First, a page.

through Butterfield’s catalog in the store’s blues section before giving up the
chase empty-handed. “I wouldn’t say I’m a huge blues aficionado. I like most of
the basics – Howlin’ Wolf, Muddy Waters, Elmore James, Willie Dixon, Hound Dog
Taylor. I’m mostly into the electric stuff, but I just started listening to
Junior Kimbrough. He’s hard to find on CD, much less on vinyl.”

 

Like so many musicians of his generation reared on classic
rock radio, Johnson’s appreciation of the blues wasn’t a direct discovery but
an implicit recommendation from the bands that caught his ear early on.

 

“The first big record for me and my friends was Tattoo You by the Rolling Stones. I
remember buying it on vinyl at
Merle’s Record Rack in Wallingford, CT,” he remembers with a nostalgic smile.
“That was really my first full-on rock ‘n roll experience, and I bought all
their albums after that. Then I read about how the Stones had learned how to
play by listening to old blues records, so I decided I needed to buy some
Howlin’ Wolf and Chuck Berry so that I could learn how to play guitar like
those guys did. The great thing about those records is all those songs have
virtually the same chord progressions, so once you figured that out, everything
is just in a different key. It made it really easy to play along with the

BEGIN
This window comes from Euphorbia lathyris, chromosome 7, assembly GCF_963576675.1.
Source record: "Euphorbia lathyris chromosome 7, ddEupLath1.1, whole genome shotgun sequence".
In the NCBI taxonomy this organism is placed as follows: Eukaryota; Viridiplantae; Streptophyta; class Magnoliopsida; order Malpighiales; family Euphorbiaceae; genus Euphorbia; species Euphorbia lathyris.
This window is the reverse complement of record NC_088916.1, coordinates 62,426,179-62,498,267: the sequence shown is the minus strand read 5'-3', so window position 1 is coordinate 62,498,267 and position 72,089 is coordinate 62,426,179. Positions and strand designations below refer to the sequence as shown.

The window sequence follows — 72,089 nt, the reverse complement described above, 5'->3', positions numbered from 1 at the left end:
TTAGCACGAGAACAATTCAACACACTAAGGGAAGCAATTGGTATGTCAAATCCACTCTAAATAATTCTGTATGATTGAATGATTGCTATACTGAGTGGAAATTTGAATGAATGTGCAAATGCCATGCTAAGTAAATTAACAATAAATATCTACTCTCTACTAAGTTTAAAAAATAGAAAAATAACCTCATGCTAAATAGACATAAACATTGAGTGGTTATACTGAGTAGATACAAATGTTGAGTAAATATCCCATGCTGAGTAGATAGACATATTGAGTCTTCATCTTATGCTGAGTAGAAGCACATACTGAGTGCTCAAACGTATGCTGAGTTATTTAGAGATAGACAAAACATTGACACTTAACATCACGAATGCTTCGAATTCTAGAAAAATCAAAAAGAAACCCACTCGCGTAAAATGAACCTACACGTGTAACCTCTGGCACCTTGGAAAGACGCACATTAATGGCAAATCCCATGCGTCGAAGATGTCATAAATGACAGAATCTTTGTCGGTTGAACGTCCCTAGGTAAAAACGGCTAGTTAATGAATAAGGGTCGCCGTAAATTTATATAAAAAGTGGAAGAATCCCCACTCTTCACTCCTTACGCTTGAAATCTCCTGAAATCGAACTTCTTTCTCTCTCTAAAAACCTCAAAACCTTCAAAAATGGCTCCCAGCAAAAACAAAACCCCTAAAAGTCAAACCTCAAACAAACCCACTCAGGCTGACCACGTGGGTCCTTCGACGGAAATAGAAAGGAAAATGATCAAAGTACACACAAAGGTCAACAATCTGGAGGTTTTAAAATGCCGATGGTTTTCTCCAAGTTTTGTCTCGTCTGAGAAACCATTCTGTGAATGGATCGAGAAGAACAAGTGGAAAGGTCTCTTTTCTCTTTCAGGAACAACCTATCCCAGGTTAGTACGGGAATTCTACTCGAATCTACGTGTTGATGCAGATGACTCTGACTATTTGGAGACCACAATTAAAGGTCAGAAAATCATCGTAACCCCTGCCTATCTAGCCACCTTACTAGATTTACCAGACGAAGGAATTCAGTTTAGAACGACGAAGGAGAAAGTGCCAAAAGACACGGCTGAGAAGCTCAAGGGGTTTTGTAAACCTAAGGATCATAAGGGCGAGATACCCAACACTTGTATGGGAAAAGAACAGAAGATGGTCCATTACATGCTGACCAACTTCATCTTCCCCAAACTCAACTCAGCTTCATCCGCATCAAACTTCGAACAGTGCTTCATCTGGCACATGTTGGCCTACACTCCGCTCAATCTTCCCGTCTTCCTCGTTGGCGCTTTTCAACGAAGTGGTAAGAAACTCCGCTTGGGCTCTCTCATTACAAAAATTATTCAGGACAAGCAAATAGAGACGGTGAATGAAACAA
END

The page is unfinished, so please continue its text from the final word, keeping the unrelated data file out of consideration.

records and figure out what they were doing. That’s basically how I learned how
to play the guitar.”

 

With so much time spent crafting their own music, the road
is where most touring musicians have time to listen to old favorites or get
caught up on the latest, greatest releases, and Johnson is no different. With a
road trip to Portland on the horizon, he’s keen to delve into some thematic
music for the drive.

 

“I don’t own any Kraftwerk, but I thought Autobahn would be the perfect soundtrack
for a road trip,” Johnson says, pulling the band’s 1974 classic from the
stacks. “I read a book a while ago by Julian Cope called Krautrocksampler.’
It’s very opinionated, but it’s the kind of book that makes you rush out and
buy the albums he talks about. I like German Krautrock – it’s been pretty big
in my life.”

 

Talk of Johnson’s musical influences would not be complete
without mentioning Roky Erickson. The king of American garage-psych, Erickson
has experienced a rebirth of late with the 2005 release of a documentary on his
tumultuous life and a rejuvenated touring schedule. Last February, Wooden
Shjips opened for Erickson at the gilded Great American Music Hall as a part of
Noise Pop 2007, San Francisco’s more intimate version of South By Southwest.

 

“That was amazing, because I’m a huge Roky Erickson fan,”
Johnson gushes. “I didn’t really know what to expect because I’d followed his
story for so long. Every once in a while, I’d read an interview where someone
went to visit him and he had 20 TVs in his apartment on, all tuned to different
channels. But all of that was forgotten when he climbed on that stage at the
Great American. He’s such an incredible musician and his band is so supportive
of him. I was a big 13th Floor Elevators fan and just fell in love
with his songwriting and his voice. He sings with such commitment. It doesn’t
really matter if he’s singing about zombies or vampires – Roky Erickson is a
legend.”